Gauntlet, 2011; $50.00
Signed, Numbered Edition
Review by William Simmons
Richard Matheson brought emotional maturity to the horror and fantasy genres, injecting supernatural premises and alienated characters with believability and psychological realism. Eliminating the gothic tropes of moldering castles and wind-swept moors for the instantly recognizable living rooms and kitchens of suburbia, Matheson enveloped his nightmares in the very heart of Americana. The gremlins, spirits and occult menaces populating his world, which is our world, disturb and astound precisely because they are treated as elements of an unseen yet nonetheless truthful aspect of our experience. His characters are often Everymen, as instantly recognizable as the next door neighbor. Outsiders alienated from society and themselves wage wars of conscience and altered perception that provide a metaphorical mirror of physical horrors. Other Kingdoms is an adult fable of sexual obsession and alternate realities that expands upon the author’s past thematic and stylistic preferences, combining elements of black magic and the faerie with a war veteran’s inner conflicts of self and family.
World War I veteran Alexander White seeks peace in the pastoral European village of Gatford. Enticed to seek refuge there by Harold Lightfoot, a war time friend killed in trench warfare, White expects a comfortable and prosaic atmosphere in which to reflect and rebuild his life. Instead he is thrust into a Wild Wood of faerie enchantment and sexual victimization. Renting a home near a lush, ancient forest, White becomes enthralled by the siren song of Magda, a seductive modern witch, and primal spirits whose existence shatter his preconceived notions of reality. Wandering into the woods despite warnings from locals, White encounters the Faerie, ancient nature spirits. An encounter that reveals an exhilarating and malevolent world interwoven within our own. Soon White is struggling not only for his life but his soul.
This dark fable of erotic darkness and ancient magic recasts several of Matheson’s favored themes with fresh vitality. White is a typical Matheson outsider severed from the world. Rootless and disillusioned by the war, he lacks family or friends. More crucial to the plot, he lacks faith or belief. Not a bad man by any means, White is a Matheson hero struggling to define himself and the world around him, which makes him more vulnerable to the ancient powers of the forest and sinister sexual agenda of a fem fatal. Matheson depicts a naturalistic reflection of the world which we think we all know and slips the supernatural into its falsely objective boundaries. Horror is evoked as much by the human characteristics of desire, greed, and rage as by the malevolent faerie and forces of black magic.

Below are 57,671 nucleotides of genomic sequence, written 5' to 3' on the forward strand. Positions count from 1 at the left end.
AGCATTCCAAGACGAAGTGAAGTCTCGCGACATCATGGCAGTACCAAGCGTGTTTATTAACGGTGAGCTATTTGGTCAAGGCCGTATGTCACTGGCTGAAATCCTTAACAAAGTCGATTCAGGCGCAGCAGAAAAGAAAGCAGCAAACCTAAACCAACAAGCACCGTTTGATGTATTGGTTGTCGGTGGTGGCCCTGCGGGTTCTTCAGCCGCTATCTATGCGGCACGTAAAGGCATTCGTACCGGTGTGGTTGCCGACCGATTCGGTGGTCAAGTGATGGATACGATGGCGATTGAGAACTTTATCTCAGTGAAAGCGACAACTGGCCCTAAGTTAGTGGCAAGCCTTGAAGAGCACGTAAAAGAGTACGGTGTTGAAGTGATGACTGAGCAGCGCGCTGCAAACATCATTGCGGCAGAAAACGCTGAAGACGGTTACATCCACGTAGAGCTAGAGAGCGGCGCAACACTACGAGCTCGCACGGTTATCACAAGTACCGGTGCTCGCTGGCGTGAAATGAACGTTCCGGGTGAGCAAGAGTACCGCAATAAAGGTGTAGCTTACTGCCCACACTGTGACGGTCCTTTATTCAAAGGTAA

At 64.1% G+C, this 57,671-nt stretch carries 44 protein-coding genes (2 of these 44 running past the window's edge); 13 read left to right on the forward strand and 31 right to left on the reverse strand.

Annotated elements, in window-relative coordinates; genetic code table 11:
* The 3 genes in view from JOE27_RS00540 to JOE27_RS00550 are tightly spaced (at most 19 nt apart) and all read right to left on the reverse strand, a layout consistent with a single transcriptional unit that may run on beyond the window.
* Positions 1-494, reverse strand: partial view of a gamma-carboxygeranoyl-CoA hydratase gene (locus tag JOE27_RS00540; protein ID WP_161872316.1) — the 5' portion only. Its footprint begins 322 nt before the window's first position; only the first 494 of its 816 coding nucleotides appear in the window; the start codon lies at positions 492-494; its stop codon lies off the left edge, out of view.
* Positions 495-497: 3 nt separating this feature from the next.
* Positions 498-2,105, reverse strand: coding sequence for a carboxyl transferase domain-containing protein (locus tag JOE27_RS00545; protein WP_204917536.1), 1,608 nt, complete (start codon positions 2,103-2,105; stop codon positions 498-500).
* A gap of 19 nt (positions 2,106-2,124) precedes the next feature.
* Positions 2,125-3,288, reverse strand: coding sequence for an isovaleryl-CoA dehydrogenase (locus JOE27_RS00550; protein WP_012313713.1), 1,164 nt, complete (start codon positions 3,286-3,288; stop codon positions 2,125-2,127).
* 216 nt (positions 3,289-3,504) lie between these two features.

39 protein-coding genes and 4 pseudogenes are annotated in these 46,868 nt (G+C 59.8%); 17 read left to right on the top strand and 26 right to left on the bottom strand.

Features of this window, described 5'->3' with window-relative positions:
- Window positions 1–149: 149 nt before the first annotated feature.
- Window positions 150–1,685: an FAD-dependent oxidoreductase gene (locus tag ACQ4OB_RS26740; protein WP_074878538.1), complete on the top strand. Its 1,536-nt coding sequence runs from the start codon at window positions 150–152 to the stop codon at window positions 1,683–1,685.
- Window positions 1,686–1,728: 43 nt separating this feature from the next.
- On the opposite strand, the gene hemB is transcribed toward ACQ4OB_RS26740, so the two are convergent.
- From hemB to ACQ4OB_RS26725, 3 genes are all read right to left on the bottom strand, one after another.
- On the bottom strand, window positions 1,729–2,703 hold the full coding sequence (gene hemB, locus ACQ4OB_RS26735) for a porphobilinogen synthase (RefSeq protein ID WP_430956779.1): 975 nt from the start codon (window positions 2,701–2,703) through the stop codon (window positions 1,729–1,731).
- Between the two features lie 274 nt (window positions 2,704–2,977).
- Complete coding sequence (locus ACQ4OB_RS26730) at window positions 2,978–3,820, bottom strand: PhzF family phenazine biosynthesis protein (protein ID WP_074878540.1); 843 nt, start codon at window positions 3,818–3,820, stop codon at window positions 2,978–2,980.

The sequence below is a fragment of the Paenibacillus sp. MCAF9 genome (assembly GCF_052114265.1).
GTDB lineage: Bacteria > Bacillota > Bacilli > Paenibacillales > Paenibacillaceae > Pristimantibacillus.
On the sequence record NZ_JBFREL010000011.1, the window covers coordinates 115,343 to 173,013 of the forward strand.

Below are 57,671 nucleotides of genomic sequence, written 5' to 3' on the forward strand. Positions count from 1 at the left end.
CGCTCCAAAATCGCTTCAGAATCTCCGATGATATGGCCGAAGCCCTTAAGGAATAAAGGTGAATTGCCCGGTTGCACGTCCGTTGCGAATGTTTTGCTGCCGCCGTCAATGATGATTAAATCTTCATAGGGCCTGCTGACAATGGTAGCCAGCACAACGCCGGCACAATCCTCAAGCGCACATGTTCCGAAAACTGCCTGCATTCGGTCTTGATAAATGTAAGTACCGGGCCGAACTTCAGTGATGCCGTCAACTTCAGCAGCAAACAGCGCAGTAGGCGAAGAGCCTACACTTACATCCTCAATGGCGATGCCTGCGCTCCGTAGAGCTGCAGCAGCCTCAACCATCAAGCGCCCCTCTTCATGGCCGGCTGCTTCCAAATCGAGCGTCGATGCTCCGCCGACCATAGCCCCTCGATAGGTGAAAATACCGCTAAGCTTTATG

Matheson’s prose is lean and concise in its depictions of wonder and terror. This unadorned style lends fantastical moments admirable clarity and psychological realism, encouraging the suspension of disbelief so necessary in speculative fiction. Characters are real people with real emotional and spiritual wounds, and their dreams and desires sing true. Most impressive is the believability with which he treats the appearance and nature of the Faerie. A staple of human belief, the Faerie have been poorly explored in weird fiction. Arthur Machen’s horrifying little people and Algernon Blackwood’s elementals aside, few genre authors have chosen to delve into this rich and versatile mine of folklore. Matheson captures the Faerie in its rich symbolism and power to terrify. Gone are the cute pixies of Victorian England and Disney. The wild spirits threatening White are injected with the power, respect, and fear that was their original birthright. Neither completely apart from or a part of our world, these creatures are fearfully ambiguous. The human inability to truly know or identify them adds suspense and beauty to White’s desperate battle for survival.
Published as a mass market paperback in 2011 by Tor, the Gauntlet edition includes the author’s original unedited vision, including more graphic scenes of violence. Unfortunately, it is not without fault. Matheson’s Alexander White frequently refers throughout the narrative to his writing alter ego, Arthur Black, a horror pulp novelist which he becomes after the narrative. These too frequent asides, intended as humorous, disturb the flow and emotional depth of the story. They also reflect a disdain of the horror genre, which may resemble the author’s disenchantment with the tale of terror. Despite this irritation, the novel is a suspenseful reworking of mythic material whose telling is captivating, and its implications both tragic and poignant.